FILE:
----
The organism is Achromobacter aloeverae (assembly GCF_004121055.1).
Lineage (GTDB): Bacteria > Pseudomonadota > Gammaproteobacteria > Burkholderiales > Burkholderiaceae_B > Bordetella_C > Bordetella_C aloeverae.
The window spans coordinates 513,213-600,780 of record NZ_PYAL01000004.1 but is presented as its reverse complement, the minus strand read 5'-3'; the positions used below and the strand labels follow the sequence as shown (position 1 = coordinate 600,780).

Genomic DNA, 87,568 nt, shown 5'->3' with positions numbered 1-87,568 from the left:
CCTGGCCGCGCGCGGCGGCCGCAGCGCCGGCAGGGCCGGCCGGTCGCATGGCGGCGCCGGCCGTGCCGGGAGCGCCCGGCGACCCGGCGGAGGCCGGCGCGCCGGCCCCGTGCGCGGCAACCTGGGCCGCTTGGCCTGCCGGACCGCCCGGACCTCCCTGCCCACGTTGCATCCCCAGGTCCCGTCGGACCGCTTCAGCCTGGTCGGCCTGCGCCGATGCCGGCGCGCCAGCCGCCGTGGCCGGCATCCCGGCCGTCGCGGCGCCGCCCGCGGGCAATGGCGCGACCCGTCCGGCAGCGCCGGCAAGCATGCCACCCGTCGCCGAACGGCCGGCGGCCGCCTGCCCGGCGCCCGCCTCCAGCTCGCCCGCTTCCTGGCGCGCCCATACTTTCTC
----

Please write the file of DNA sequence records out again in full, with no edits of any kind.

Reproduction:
The organism is Achromobacter aloeverae (assembly GCF_004121055.1).
Lineage (GTDB): Bacteria > Pseudomonadota > Gammaproteobacteria > Burkholderiales > Burkholderiaceae_B > Bordetella_C > Bordetella_C aloeverae.
The window spans coordinates 513,213-600,780 of record NZ_PYAL01000004.1 but is presented as its reverse complement, the minus strand read 5'-3'; the positions used below and the strand labels follow the sequence as shown (position 1 = coordinate 600,780).

Genomic DNA, 87,568 nt, shown 5'->3' with positions numbered 1-87,568 from the left:
CCTGGCCGCGCGCGGCGGCCGCAGCGCCGGCAGGGCCGGCCGGTCGCATGGCGGCGCCGGCCGTGCCGGGAGCGCCCGGCGACCCGGCGGAGGCCGGCGCGCCGGCCCCGTGCGCGGCAACCTGGGCCGCTTGGCCTGCCGGACCGCCCGGACCTCCCTGCCCACGTTGCATCCCCAGGTCCCGTCGGACCGCTTCAGCCTGGTCGGCCTGCGCCGATGCCGGCGCGCCAGCCGCCGTGGCCGGCATCCCGGCCGTCGCGGCGCCGCCCGCGGGCAATGGCGCGACCCGTCCGGCAGCGCCGGCAAGCATGCCACCCGTCGCCGAACGGCCGGCGGCCGCCTGCCCGGCGCCCGCCTCCAGCTCGCCCGCTTCCTGGCGCGCCCATACTTTCTC